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  1. #1

    Default Palm Springs to Reno in mid-October

    Any suggestions of must-see sights between Palm Springs and Reno? I'm planning on visiting Joshua Tree, the Mojave National Preserve, Death Valley, Bodie...

    (At that time of year, will Death Valley still be crazy dangerously ridicuously hot?)

  2. #2
    Join Date
    Mar 2005
    Tucson, AZ

    Default Your Bases Seem Covered

    Welcome to the RoadTrip America forums!

    By October, average high temperatures in Death Valley will be in the low 90's with overnight lows around 60. That is certainly a manageable temperature range, and in fact will be quite pleasant in the morning hours. You will still need to have (and drink) plenty of water, and dress properly (loose fitting light clothing) as well. But that's actually a good time of year to visit the desert. Warm enough to remind you that it is desert, but cool enough to be tolerable.

    You've already listed most of the major attractions between Palm Springs and Reno, but if you plan to stop anywhere along the way, this w3ill need to be a two day journey. The other possibility, if you can add a day, or at least the far better part of one, AND if Tioga pass hasn't already gotten snowed in, is to take CA-120 into Yosemite and back out. But make sure the weather forecast is good. YOu could get caught on the west side of the Sierra Nevada if it snows while you're in Yosemite and then have to head up the west side to I-80 before continuing east into Reno.


  3. #3

    Default Should I spring for GPS in my rental car?

    Over the last few years, I've taken solo road trips in the Midwest and California, and this October, I'm taking a 10-day trip from Palm Springs to Reno, with stops in Joshua Tree, the Mojave National Preserve, Death Valley and assorted spots along 395.

    I've never used GPS before, and I wondered if veteran road-trippers who use GPS think the expense is worth it (it's $100 extra -- the way I travel, I can do a lot with $100!)?

    Sometimes it's a headache to read my directions, check the map, look for landmarks and drive all at the same time. On the other hand, I've made some great discoveries because of wrong turns!

    Anyway, would love to hear your thoughts.

    Last edited by AZBuck; 06-09-2009 at 03:53 PM. Reason: Please do not start new threads for the same trip.

  4. #4
    Join Date
    Oct 2008
    Joplin MO


    You can buy a basic GPS for less than $100, and you can keep it. Walmart has a good selection.

  5. #5
    Join Date
    Dec 2008
    Melbourne, Australia


    Quote Originally Posted by Retronista View Post
    On the other hand, I've made some great discoveries because of wrong turns! Thanks!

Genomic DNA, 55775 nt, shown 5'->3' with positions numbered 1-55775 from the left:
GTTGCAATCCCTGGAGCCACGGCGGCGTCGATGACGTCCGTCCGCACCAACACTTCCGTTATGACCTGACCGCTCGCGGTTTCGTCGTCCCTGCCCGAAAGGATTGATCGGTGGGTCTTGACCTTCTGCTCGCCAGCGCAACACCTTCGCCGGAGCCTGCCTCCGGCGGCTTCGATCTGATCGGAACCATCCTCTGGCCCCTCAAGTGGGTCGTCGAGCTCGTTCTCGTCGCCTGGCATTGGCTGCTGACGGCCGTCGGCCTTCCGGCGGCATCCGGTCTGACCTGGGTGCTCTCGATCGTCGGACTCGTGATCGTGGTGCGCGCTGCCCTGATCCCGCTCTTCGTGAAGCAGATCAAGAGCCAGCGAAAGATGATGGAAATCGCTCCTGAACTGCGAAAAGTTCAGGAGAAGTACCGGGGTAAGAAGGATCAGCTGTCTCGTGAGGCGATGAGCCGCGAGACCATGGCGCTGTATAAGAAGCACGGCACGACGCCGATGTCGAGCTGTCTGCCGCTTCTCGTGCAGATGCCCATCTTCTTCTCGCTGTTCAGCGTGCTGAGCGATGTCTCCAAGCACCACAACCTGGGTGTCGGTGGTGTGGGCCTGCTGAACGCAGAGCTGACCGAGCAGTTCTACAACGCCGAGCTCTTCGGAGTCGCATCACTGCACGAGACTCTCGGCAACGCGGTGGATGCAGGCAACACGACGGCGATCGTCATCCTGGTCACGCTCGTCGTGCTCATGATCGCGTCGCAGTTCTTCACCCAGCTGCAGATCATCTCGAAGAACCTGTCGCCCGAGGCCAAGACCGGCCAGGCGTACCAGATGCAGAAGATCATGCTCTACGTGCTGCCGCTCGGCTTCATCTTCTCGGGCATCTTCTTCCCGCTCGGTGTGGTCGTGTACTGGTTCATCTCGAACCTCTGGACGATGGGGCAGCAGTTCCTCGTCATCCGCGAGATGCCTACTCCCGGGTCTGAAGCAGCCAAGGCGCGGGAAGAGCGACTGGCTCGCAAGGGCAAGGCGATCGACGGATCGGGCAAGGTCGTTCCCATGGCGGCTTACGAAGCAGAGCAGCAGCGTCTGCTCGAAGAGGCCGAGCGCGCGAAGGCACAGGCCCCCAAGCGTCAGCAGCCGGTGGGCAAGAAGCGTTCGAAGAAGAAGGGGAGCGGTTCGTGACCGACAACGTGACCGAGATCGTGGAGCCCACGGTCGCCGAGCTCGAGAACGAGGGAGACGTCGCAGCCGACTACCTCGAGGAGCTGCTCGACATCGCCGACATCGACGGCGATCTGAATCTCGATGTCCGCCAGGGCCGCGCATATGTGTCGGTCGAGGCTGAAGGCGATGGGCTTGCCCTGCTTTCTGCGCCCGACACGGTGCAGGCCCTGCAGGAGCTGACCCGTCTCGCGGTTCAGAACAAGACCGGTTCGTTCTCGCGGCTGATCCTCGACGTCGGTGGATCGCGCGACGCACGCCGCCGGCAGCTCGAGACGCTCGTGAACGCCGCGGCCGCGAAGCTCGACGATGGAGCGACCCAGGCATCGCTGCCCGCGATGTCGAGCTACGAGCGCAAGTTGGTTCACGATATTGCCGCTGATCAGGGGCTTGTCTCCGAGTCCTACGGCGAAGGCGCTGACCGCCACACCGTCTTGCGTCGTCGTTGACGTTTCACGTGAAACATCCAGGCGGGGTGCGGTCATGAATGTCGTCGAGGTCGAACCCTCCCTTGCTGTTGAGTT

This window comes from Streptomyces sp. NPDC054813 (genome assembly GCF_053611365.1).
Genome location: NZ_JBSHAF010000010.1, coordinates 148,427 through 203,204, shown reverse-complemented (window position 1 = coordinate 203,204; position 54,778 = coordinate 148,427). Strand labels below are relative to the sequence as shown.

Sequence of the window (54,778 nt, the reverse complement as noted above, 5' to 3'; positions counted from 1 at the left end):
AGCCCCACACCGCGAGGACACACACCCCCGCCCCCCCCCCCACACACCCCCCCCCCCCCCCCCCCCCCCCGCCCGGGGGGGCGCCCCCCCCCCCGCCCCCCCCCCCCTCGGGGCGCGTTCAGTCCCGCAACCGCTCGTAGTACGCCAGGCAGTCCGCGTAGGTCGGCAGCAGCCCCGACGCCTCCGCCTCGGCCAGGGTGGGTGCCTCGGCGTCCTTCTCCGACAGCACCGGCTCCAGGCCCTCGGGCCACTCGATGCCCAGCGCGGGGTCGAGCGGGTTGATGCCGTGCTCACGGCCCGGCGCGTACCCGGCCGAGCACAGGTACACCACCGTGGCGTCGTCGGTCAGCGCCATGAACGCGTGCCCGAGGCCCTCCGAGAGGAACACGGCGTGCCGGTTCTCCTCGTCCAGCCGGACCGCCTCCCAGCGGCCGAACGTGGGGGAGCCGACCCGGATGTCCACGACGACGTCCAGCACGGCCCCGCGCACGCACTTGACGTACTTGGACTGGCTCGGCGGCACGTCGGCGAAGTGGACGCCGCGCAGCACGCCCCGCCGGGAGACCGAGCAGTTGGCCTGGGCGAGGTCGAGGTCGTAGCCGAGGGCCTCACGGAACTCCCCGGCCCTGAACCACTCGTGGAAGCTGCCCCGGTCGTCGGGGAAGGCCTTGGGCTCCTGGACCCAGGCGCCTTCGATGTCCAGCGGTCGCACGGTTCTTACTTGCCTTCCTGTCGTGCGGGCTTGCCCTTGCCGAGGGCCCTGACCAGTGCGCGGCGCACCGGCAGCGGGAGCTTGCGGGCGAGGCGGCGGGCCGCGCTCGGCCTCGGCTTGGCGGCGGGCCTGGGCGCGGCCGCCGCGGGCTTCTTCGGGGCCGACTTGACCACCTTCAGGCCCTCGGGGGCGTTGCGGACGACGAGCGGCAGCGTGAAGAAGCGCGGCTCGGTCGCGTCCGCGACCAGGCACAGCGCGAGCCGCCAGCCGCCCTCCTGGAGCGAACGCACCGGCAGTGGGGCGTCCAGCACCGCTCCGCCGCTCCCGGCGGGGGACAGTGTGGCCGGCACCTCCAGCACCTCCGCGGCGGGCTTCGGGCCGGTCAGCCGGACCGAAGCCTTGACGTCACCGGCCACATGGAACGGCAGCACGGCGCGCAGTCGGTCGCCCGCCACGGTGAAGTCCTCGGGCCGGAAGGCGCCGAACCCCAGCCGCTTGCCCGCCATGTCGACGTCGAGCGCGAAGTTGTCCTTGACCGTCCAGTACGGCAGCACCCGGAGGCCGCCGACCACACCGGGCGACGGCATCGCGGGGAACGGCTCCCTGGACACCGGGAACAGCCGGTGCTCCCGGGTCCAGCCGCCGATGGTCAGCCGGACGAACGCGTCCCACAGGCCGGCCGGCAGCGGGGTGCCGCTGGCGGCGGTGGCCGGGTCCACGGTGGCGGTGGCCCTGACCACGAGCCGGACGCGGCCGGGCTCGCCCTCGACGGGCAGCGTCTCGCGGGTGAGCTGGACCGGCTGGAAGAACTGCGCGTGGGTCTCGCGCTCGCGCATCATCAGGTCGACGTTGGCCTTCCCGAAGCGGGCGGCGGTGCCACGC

You've said it all!!

    For my current trip I bought a GPS, and other than just watching the map as I drive along, I have not used it much at all. It came in handy in Calgary when I wanted to find the library. However, that meant I did not take much notice of my surroundings, and had difficulty finding my way back to the truck stop where I was staying. And I did not know it's address. Just typing in the location or the name of the truck stop did not work either, since there were three truck stops with the same name in town.

    My only reason for buying it was to give it to the lovely folk who supplied my vehicle for this trip. Shopping around for one in several States, I did not find any around $100. The cheapest was $150, but most decent ones were between $200 and $300.

    If you happen to drive up 395 in eastern California, be sure to stop at Bishop. There is a bakery in town you cannot afford to miss!

    Lifey who loved the biggest little city

  6. #6
    Join Date
    Oct 2008
    Joplin MO


    I just checked, and they start at 80 bucks. The cheapest ones stocked in the stores (Sanyo, Tomtom) are right around $100. They even have a Garmin for $108.

  7. #7


    Very helpful advice!

    I think I'll probably skip the GPS and apply that money to my bakery tab in Bishop. :-)

    Thanks, everyone!

  8. #8
    Join Date
    May 2009
    SF Bay Area

    Default Erick Schat's Bakkery

    Great bakery, do not miss.

    If you're into photography, or just like looking at pretty landscape pictures, be sure to drop into Mountain Light Gallery in Bishop; founded by the late adventure photographer Galen Rowell and his (also late) wife Barbara.

    Some people think his photos are too saturated (color dense)... I think they're stunning.

  9. #9


    Thanks for the tip about the gallery!

    I'm forever cranking up the saturation levels on my own little camera, so there is no such thing as too much color, as far as I'm concerned...

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